For this dish I used the 'necks' of two really large Butternut squash, sliced into 1" or 2cm thick sections. This way each large squash gave me enough for 4-6 side dish servings. The recipe can also be made with small round squash, such as Jack be Little. With these you will need to remove any seeds before roasting.
I made two versions of this dish, in the first, I stuffed the sections of squash with a mixture of vegetable and spice and the second version I used the scooped out squash flesh and mixed it with mashed potatoes to make a crispy topping.
Included in this instructable is also a stand-alone recipe for one of the ingredients; 'oven-dred tomatoes'.
I always use organic ingredients and for salt I use our local sea salt.
Step 1: Preparing the Oven-dried Tomatoes
This idea started because at the end of the season and after rain we often get tomatoes that are heavier in water content than usual. These make great subjects for drying because in doing so you can bring back or even enhance the original tomato flavour and you can then freeze then very successfully. I keep a whole stock of these in the freezer to use in a whole host of dishes. Preserved like this the tomatoes can also be defrosted and used in salads as they hold their shape and taste fantastic (see first photo above).
I usually slice or halve my tomatoes depending on size and then dry them in the residual heat from our cooker, after I have cooked a meal or even, as we use a woodstove, leave them in overnight. The more watery varieties may need a prolonged drying out at a higher temperature of 180 °C or approx 360 °F. You will need to keep checking on them and that they are drying and not cooking. For very juicy tomatoes or the larger sections, as pictured above, you may need to pour off some liquid as otherwise your tomatoes will start to steam and become soft, rather than dry out. The liquid can be used in soups or as a vegetable stock and at the end of the drying process, the remaining herby oil in the pan makes a wonderful quick crostini, when spread on bread.
oil or melted butter for drizzling over the tomatoes
Your favourite mixed herbs, I use herbes de Provence which really compliments the flavour of the tomatoes.
Slice, halve or cut the tomatoes into chunks and place them on an oiled tray/pan, drizzle with oil and sprinkle with herbs. Oven-dry as above.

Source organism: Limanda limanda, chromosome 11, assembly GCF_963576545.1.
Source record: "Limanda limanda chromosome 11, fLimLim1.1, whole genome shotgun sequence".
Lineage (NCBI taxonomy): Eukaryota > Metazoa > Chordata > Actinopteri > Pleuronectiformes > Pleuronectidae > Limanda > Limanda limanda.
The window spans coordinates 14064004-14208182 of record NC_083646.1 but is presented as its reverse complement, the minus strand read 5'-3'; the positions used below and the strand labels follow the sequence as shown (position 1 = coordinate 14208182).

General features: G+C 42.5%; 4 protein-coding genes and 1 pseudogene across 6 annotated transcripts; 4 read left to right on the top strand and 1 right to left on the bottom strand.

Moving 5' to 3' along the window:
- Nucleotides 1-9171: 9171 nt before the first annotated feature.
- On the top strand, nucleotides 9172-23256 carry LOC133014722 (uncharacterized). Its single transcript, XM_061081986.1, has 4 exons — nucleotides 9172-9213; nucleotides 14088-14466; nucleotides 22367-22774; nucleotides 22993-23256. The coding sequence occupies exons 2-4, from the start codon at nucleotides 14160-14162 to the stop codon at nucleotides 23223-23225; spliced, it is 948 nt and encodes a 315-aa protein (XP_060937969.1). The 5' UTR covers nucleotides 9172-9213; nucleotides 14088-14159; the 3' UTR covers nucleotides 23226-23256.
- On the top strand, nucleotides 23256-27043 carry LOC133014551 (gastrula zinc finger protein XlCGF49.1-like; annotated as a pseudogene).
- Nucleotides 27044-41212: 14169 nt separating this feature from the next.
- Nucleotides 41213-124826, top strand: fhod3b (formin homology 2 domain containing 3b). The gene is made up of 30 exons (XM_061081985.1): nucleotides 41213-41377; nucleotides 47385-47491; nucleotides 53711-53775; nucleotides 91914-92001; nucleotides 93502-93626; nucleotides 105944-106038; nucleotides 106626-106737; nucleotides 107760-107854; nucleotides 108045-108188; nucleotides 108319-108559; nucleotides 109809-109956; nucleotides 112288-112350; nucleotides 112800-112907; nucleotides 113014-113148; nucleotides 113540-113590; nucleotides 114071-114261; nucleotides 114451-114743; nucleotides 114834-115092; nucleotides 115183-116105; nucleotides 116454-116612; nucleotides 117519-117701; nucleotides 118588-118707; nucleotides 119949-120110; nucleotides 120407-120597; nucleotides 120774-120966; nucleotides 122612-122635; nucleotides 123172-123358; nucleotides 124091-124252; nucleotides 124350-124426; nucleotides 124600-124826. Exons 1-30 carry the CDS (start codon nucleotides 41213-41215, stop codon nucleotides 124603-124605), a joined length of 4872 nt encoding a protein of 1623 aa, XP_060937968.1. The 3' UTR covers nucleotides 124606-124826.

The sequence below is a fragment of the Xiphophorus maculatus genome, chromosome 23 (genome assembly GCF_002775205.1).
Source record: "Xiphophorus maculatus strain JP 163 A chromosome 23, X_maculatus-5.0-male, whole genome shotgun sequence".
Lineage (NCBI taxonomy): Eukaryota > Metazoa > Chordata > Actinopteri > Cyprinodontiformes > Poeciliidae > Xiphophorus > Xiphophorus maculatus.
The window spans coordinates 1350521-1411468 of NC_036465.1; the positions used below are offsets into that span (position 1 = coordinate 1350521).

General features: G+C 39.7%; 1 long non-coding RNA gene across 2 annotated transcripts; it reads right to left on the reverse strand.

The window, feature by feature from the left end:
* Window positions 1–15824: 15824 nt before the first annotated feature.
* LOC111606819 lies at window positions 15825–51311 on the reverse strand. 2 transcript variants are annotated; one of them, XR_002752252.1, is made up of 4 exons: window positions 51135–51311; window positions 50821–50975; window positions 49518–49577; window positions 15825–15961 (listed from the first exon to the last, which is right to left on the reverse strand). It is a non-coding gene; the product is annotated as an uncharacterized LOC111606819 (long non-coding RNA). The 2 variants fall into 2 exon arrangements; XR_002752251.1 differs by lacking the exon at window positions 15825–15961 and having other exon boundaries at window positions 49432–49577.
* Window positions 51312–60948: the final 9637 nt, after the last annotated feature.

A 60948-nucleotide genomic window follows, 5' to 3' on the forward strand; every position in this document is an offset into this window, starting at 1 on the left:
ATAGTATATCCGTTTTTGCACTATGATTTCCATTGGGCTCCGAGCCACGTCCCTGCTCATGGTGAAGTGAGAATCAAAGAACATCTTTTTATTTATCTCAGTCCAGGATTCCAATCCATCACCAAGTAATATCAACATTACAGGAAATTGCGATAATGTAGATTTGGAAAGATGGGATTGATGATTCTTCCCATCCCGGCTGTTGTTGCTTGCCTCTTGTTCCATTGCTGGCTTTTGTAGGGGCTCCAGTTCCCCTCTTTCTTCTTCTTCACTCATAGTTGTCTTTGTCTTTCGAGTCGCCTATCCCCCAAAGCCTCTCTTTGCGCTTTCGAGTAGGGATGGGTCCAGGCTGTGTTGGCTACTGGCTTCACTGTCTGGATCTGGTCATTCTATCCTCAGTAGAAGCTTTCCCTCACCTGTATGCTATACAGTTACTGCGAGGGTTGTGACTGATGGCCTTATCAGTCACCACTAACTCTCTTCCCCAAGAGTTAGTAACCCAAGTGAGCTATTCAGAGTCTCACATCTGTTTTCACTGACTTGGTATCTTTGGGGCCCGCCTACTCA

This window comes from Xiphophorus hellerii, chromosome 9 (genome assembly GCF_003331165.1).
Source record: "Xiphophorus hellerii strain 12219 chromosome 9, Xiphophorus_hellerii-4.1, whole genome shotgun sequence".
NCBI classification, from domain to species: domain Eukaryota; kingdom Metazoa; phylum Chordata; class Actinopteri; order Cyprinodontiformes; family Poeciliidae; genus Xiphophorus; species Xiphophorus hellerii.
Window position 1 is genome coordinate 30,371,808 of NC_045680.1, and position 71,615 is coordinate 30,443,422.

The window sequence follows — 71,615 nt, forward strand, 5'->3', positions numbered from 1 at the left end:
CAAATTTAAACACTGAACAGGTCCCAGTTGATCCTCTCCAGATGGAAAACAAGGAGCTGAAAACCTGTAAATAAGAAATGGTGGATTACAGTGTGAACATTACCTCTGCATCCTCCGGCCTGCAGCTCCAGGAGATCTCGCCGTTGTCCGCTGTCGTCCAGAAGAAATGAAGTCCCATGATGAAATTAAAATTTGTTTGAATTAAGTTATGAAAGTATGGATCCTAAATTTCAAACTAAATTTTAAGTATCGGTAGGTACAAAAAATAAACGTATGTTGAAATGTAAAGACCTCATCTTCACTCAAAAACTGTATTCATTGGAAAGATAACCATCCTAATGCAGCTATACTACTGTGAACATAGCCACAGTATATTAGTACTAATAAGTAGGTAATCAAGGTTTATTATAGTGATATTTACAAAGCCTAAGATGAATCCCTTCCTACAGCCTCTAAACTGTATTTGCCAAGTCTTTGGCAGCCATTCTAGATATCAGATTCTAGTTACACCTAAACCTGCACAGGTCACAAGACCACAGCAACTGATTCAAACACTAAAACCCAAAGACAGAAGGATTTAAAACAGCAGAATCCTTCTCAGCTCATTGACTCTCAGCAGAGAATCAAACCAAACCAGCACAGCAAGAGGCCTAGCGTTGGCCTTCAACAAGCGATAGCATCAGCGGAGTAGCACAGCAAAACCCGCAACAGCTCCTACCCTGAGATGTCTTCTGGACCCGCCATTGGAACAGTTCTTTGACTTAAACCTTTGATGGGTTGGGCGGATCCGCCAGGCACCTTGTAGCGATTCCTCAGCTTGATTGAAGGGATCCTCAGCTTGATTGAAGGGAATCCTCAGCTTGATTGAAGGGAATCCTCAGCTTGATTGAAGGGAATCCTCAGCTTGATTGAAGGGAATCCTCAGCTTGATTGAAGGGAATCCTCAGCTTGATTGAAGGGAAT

Step 2: Roasting & Preparing the Squash
The necks of 2 large Butternut squashes or 5 - 6 small individual round squash,
5-6 medium boiled potatoes (suitable for mashing)
Butter or oil for greasing the cooking tin/pan/tray and for dotting on the squash.
Salt and pepper
Slice the neck of the squash into 1" or 2cm sections. If you are using small squash then cut these in half and scoop out the seeds
Place onto a buttered or oiled tray, dotted with butter or drizzled with oil.
Season with salt and pepper.
Place into the middle of the oven at a temperature of approx 360 °F or 180 °C for around 30 minutes, when the squash should be soft (a fork should pierce it easily) and the skin crisp and beginning to brown.
Carefully scoop out the interior of the Butternut squash, removing just enough to make a shallow 'nest', approximately ½" or 1cm deep.
The squash flesh can now be added to potato and mashed together by hand with a potato masher.
Tip: It is better to mash by hand otherwise the mix can become too gluey if done by machine.
Step 3: Meanwhile Prepare the Stuffing
Whilst the squash is roasting the stuffing can be prepared.
2 large red bell peppers, sliced
1 large yellow bell pepper, sliced
1 medium onion, chopped
2 cloves of garlic crushed
Piment d'Espelette* or if you can not get this then Cayenne is very good in this dish. When using spices you should sprinkle and then taste to get the right amount of heat without overpowering the other ingredients.
6 medium to large slices of oven-dried tomatoes (see Step 1)
Salt and pepper
Butter or a suitable oil for cooking.
* in France it can be quite difficult to get hot spices but Piment d'Espelette comes from the Pays Basque. The Basque country spans the borders of France and Spain and its cookery is hot, colourful and powerful. One of the most famous dishes which uses this pimento is Piperade. I love this spice and am growing it in our greenhouse, so am looking forward to our first home-grown Espelette.
Sauté the garlic and onions together in the butter or oil for a few minutes until they begin to soften and then add the bell peppers and pimento. Continue on a low heat until they have broken down to create a stuffing that is moist but not wet.
Season with salt and pepper.
Add the oven dried tomatoes.
Step 4: Stuffing the Squash Plus Topping
Preheat the oven to 220°C or 425°F
Add the stuffing to the roasted squash 'nests'. I used two dessert spoons of stuffing per nest.
Top with the mashed potato and squash mix.
Place in the oven for 10 to 15 minutes but check after five to make sure that the topping is browning and not burning as this is a hot oven.
If you decide just to keep it simple and less substantial, then just add the stuffing to the squash and return to the oven as set for for roasting (360 °F or 180 °C) and allow just 10 minutes for the flavours to meld together and for the squash to return to its roasted temperature.
We eat this as a side dish to accompany roast meat or fish.
For a vegetarian meal, you could provide two servings per person and accompany it with an endive/chicory and orange salad, dressed with sesame or olive oil and balsamic vinegar and sprinkled with turmeric and paprika.
Runner Up in the
Side Dishes Challenge